To my delight everyone went for it, the “Nightride Theme” that’ appears first on the album is taken from the actual opening scene in the movie and the “original” version later in my album is the version I first made in the studio. I took a less is more approach to synchronisation, putting in just what’s needed to serve the atmosphere and give impact, but I also wanted to create a coherent body of music, not just a series of musical accompaniments to a cue sheet. I want listeners to be able to listen to it with their eyes closed, almost imagine the story and climb inside the emotions involved.  Apparently, the script writer Ben Conway had me in mind when he was writing the script, so it made sense to use a few tracks that I’d already released but the rest were created to go with particular scenes.

Your studio is currently housed at The Strand Arts Centre which originally opened in 1935. How did that come about? Does making music in such a historic building add any qualities to your music? And what are feelings about Art Deco architecture as opposed to the more modern buildings currently being built in Belfast?

I wrote the music for a play called “East Belfast Boy” that was shown in the MAC Belfast about 5 years ago, written by Fintan Brady, produced by Prime Cut and directed by my friend Emma Jordan. After the play finished in the MAC there was an opportunity for it to be shown in The Strand Arts Centre about six months later when we were looking around the building to find a rehearsal space I noticed a disused room that was originally a studio which wasn’t being used.

To cut a long story short I was asked to be the artist in residence there for one year and now I have been there nearly four years. It’s been the best time of my life creatively and I’ve been the most prolific I’ve ever been while I’ve been there. During the pandemic, the studio was the one place I had any sense of control over the world around me. I was being told to DJ on live-streams and podcasts but for me, this was the perfect time to follow a passion that has been bubbling for a really long time, to make music for film and visual media. I guess being in a cinema everyday helps me stay focused on that dream. During lockdown I was practically the only person in the building but now it’s open to the public again,  I love hearing the bass booming from screen one as I walk up the stairs and it just fills me with excitement every time.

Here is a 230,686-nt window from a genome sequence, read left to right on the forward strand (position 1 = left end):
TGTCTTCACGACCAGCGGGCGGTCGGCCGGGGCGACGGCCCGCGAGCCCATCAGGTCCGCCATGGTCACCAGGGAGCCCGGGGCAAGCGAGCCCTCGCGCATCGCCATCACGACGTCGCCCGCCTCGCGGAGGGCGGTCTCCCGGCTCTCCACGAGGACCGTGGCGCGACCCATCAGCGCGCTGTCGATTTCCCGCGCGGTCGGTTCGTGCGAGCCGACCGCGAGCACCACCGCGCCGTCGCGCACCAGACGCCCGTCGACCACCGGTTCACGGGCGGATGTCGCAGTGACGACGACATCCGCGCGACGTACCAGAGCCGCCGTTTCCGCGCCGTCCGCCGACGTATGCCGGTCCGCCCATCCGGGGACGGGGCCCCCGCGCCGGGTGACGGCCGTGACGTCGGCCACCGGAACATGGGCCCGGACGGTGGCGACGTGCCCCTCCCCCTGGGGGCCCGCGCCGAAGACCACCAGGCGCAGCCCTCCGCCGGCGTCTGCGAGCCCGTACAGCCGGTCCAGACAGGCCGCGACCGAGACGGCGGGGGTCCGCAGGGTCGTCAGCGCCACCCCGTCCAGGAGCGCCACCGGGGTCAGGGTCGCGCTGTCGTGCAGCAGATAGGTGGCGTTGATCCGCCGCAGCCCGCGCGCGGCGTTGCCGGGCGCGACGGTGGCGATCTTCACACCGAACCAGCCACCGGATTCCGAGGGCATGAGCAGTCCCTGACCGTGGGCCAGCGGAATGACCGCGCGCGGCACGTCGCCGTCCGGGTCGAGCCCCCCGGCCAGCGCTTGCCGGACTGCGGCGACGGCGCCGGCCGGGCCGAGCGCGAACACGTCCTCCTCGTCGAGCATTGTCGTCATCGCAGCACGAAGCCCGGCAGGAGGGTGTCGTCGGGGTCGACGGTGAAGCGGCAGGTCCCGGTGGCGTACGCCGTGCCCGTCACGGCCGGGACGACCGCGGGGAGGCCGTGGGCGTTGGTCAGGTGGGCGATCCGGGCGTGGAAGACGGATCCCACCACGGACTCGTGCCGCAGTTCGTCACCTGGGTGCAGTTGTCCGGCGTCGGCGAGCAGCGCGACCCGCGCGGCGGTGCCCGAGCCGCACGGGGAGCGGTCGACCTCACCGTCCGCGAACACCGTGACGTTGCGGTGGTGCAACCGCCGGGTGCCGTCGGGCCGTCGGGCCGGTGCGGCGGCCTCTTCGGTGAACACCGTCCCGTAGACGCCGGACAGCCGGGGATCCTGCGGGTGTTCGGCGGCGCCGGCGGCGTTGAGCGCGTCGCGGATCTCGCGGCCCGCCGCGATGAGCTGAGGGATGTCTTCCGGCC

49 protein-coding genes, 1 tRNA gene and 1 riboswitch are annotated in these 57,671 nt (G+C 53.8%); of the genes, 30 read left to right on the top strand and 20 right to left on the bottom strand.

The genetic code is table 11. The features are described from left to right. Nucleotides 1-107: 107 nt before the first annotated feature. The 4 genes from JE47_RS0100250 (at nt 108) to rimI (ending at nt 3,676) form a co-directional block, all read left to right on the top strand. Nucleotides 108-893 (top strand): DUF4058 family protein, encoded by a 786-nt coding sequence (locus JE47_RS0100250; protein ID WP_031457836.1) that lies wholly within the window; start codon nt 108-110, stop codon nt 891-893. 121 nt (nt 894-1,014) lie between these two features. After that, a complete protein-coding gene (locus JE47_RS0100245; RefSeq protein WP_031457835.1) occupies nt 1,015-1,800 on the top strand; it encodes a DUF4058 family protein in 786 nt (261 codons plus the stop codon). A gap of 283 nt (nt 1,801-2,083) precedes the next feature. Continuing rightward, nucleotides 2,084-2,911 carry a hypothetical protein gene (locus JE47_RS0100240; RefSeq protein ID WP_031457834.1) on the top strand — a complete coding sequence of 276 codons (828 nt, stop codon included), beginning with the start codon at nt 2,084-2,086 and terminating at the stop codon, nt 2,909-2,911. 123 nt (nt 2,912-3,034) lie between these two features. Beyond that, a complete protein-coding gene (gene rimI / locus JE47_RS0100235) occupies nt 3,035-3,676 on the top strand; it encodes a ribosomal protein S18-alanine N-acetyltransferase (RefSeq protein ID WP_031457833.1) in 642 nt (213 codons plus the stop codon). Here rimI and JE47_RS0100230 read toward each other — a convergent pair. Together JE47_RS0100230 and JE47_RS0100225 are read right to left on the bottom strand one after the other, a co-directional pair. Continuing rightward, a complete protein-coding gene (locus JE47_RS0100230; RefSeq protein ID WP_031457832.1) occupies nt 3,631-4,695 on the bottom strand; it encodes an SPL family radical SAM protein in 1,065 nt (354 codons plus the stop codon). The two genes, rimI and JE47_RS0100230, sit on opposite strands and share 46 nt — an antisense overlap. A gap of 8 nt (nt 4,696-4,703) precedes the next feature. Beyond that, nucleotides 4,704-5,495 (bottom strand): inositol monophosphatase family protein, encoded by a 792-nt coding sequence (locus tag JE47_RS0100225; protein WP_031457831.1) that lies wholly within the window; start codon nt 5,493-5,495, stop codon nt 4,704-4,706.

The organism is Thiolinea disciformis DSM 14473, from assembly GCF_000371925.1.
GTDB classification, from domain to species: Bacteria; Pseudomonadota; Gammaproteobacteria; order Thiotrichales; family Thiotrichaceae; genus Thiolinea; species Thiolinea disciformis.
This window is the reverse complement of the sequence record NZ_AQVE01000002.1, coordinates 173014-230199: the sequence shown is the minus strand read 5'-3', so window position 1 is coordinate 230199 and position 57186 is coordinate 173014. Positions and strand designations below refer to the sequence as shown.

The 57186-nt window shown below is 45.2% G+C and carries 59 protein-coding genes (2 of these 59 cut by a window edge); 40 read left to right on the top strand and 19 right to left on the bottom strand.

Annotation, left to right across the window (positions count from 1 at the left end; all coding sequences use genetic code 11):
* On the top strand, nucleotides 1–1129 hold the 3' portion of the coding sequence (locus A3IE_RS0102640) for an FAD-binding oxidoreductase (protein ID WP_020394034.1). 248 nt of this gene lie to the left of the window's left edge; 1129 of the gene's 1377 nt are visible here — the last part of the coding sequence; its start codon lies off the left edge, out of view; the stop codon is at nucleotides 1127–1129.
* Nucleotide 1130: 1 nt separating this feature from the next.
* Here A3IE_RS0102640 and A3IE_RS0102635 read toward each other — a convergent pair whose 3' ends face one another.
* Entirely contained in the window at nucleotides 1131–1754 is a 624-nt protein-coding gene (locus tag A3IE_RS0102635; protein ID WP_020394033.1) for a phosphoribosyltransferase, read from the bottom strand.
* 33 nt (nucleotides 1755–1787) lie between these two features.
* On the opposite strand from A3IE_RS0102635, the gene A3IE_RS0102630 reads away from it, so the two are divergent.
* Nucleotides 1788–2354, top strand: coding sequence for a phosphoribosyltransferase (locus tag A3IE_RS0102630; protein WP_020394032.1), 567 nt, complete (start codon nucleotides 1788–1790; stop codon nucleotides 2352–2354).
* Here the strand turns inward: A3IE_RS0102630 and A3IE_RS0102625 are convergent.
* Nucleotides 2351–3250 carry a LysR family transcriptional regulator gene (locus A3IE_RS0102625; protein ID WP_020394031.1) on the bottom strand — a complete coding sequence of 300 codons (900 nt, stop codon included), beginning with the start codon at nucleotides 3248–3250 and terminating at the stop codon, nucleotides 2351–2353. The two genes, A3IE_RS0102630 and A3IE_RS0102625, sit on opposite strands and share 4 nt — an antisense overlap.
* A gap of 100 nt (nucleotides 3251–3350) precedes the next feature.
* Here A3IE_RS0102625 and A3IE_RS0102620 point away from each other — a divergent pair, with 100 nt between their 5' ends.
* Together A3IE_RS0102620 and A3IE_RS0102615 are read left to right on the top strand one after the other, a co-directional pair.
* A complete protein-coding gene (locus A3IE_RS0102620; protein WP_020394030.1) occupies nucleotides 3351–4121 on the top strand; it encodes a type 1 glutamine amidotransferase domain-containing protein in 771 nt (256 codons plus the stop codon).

Outside of music what provides your main motivation?

My family are my main focus outside music, I have a very patient wife and two lovely children.  I’m motivated by everything in life and constantly trying to work out why we exist and what meaning music and art has within that. I believe the two things that make you happy are love and creativity.  

Talk us through where your love of cars came from and their restoration? Has there been a favourite to date?

 I’m obsessed with old VWs, in particular pre-79 VW Beetles. I’m not sure where it all started but I know that from very early childhood I was just obsessed; aged 10 or 11 I was buying any magazines I could get my hands on reading every single page again and again. I bought a really cool one when I was about 15 and started to restore it. I almost got it finished but then I discovered techno music and the Beetle was neglected for years until my early 30’s. Nowadays I have a green one and a turquoise one. Neither of them are on the road at present but will hopefully be driving again very soon. 

As time goes by would you say your tastes in music have changed at all? Have you discovered anything that has surprised you liking?